The owner of a mobile phone shop in Glasgow convicted of attempting to commit insurance fraud by deliberately setting fire to the premises has lost an appeal against his conviction.

Sahail Ahmed was indicted alongside his two brothers Kasim and Adum Ahmed, on two charges of attempted fraud and one of wilful fire-raising which was withdrawn in the course of the trial. The appellant and Kasim Ahmed were both sentenced to two years’ imprisonment, while Adum was acquitted.

The appeal was heard by Lord Matthews, Lord Boyd of Duncansby, and Lady Wise. Barr, advocate, appeared for the appellant and Jessop, advocate depute, for the Crown.

Sole responsibility

The evidence at trial showed that all three brothers were in the shop at various times on the day of fire, 16 May 2020. At 4:44pm that day Kasim Ahmed was seen putting petrol into a fuel canister and later coming back to the shop with a heavy carrier bag. At around 5:20pm the appellant rushed out of the shop holding a plastic box, followed shortly after by his brothers, before smoke started billowing from the premises. Fire investigators concluded that the fire was deliberate, with an expert witness, David Burns, giving evidence in support of his conclusion.

On 16 October 2023, Kasim, who did not give evidence at trial, was notified that his own appeal against conviction had been refused at second sift and accordingly he would be required to serve the remainder of his sentence. On 19 October 2023, before being taken into custody, Kasim swore an affidavit in which he took sole responsibility for the offence and said that neither of his brothers knew of his intentions. The appellant was then allowed to amend his own appeal based on the evidence contained in this affidavit.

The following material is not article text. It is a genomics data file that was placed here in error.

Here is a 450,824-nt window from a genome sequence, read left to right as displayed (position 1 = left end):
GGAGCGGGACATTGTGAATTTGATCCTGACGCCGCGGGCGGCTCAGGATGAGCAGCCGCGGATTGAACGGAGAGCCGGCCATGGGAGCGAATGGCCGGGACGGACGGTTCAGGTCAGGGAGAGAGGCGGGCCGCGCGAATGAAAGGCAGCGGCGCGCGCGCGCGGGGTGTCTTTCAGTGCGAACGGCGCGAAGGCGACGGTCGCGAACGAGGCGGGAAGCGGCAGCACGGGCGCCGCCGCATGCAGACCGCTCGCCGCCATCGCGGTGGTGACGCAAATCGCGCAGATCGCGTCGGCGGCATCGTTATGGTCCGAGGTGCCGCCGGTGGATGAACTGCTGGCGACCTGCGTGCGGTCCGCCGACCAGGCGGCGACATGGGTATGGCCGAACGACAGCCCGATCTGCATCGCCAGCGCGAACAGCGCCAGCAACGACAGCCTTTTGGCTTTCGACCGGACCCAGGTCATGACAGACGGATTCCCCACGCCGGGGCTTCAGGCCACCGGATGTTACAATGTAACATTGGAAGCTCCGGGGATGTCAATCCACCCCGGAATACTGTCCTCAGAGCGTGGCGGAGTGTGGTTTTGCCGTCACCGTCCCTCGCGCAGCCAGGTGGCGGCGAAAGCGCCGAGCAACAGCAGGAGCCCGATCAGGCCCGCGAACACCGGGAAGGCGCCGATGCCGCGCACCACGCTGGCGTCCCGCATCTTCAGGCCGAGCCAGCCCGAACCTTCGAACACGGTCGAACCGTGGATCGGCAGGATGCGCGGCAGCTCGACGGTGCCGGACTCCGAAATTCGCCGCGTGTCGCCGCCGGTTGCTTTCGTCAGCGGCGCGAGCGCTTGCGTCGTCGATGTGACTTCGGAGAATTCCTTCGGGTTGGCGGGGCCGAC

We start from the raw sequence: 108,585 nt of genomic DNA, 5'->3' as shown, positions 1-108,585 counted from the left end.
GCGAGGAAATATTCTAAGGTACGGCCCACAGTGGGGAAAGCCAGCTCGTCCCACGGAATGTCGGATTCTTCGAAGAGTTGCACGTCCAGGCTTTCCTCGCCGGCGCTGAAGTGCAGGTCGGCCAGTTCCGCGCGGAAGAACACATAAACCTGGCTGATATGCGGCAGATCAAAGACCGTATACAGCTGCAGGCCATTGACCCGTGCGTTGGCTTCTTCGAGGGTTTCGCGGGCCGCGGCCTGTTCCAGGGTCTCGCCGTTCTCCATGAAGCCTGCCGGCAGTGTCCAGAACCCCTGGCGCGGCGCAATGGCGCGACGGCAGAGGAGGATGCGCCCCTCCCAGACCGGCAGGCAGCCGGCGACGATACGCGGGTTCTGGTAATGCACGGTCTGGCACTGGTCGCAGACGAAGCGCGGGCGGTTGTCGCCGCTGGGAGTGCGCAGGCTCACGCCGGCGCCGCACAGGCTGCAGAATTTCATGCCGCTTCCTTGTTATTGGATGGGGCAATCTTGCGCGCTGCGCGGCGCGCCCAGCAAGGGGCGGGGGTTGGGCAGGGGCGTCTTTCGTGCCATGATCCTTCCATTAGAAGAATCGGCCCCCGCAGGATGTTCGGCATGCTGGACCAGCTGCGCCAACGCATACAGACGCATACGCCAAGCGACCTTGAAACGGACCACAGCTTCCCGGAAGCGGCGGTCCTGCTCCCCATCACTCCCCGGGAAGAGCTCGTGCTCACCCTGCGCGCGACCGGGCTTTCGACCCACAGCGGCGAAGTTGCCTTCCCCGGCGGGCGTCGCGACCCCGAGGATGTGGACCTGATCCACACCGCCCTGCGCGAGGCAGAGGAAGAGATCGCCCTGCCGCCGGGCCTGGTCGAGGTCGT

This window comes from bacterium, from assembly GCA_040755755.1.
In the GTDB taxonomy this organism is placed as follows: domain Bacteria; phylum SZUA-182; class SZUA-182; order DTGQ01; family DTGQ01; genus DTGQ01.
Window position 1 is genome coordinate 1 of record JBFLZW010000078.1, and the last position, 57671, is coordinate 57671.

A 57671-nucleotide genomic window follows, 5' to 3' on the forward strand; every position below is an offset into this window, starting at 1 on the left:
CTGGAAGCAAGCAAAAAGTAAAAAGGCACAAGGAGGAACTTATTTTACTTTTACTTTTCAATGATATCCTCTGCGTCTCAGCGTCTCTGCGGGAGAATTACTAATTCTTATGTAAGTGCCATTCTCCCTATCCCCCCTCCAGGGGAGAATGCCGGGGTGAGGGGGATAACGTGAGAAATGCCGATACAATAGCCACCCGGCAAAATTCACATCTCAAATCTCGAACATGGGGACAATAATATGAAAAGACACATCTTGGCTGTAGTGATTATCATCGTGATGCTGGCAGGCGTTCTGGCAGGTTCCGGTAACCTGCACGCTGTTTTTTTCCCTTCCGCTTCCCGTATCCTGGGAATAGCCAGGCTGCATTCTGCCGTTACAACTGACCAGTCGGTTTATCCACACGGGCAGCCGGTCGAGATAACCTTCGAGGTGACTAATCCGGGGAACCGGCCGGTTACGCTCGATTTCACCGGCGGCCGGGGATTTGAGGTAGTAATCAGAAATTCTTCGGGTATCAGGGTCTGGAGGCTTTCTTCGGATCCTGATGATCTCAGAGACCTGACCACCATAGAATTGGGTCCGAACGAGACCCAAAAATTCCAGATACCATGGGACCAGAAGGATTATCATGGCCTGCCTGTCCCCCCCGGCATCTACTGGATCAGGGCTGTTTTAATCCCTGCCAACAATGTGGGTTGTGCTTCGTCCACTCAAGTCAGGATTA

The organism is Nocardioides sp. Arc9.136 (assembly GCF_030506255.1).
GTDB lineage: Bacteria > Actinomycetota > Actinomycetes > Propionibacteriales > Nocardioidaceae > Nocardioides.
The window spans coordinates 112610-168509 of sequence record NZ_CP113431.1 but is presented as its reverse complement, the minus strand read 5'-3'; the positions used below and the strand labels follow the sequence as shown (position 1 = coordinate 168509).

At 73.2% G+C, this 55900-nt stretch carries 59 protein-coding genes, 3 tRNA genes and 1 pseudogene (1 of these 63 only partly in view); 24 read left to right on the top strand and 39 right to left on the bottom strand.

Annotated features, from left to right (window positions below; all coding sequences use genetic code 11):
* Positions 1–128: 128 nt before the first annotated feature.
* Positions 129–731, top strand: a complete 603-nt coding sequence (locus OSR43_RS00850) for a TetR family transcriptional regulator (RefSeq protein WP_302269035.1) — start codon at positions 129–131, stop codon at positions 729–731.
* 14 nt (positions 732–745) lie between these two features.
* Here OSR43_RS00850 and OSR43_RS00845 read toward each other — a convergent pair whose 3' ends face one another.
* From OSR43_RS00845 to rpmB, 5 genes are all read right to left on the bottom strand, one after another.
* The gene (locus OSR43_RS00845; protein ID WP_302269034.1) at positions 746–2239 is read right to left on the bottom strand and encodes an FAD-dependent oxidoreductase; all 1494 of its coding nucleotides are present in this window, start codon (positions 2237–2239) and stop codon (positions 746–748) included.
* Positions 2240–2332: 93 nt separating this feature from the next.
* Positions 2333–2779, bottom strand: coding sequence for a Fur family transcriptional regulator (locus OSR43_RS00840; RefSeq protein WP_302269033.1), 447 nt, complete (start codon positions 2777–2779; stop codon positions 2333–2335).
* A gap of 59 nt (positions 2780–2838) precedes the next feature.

It was accepted by the Crown that Kasim Ahmed was not a compellable witness and there was a reasonable explanation why his evidence was not heard at trial. His affidavit stated that the appellant and Adum had arrived at the premises shortly before closing at 5pm, however CCTV evidence showed both brothers at the shop before that. He went on to say that he started pouring petrol all over the premises, but in court only stated he had done so in the office.

For the appellant it was submitted that a reasonable jury would have considered Kasim’s evidence to be credible and reliable. As such, it was likely to have had a material bearing on a critical issue in the trial, and could have had to a different result.

 

No satisfactory explanation

Lord Boyd of Duncansby, delivering the opinion of the court, said of Kasim’s evidence: 

“Giving evidence at the appeal hearing, Kasim Ahmed told us that he had been released from prison only the day before. He said that he found the experience traumatic and he has been signed off work with anxiety. We have subsequently been shown a sick note confirming his diagnosis. We take that into account. Nevertheless his evidence was highly unsatisfactory with many and obvious discrepancies in his various accounts and conflicts with other evidence in the case.”

He continued: 

“The evidence of timings in the affidavit is clearly incorrect. In evidence, Kasim accepted that he was wrong. He had no satisfactory explanation for the discrepancy. A jury would be entitled to conclude that he was attempting to minimise the time the appellant spent at the premises prior to the fire.”

Noting the strength of the Crown case, Lord Boyd said: 

“In his report to the court the trial judge notes that the case against the appellant was circumstantial. He states that in his opinion the Crown case was highly persuasive. We agree. On the evidence the jury would have been entitled to take the view that it was inconceivable that the appellant was unaware of what Kasim was doing and indeed was part of it.”

He concluded: 

“The jury would have wondered why the appellant had not noticed Kasim leave the shop; had not questioned where he had gone; had not noticed him return to the shop with a can of petrol; had not noticed petrol being poured in a total of nine separate locations; including every area of the shop premises; had not noticed these being lit and had not smelt petrol fumes. They would be entitled to take the view that the shutters had been closed early by the appellant so that passers-by would not see what was going on in the shop.”

The appeal was therefore refused.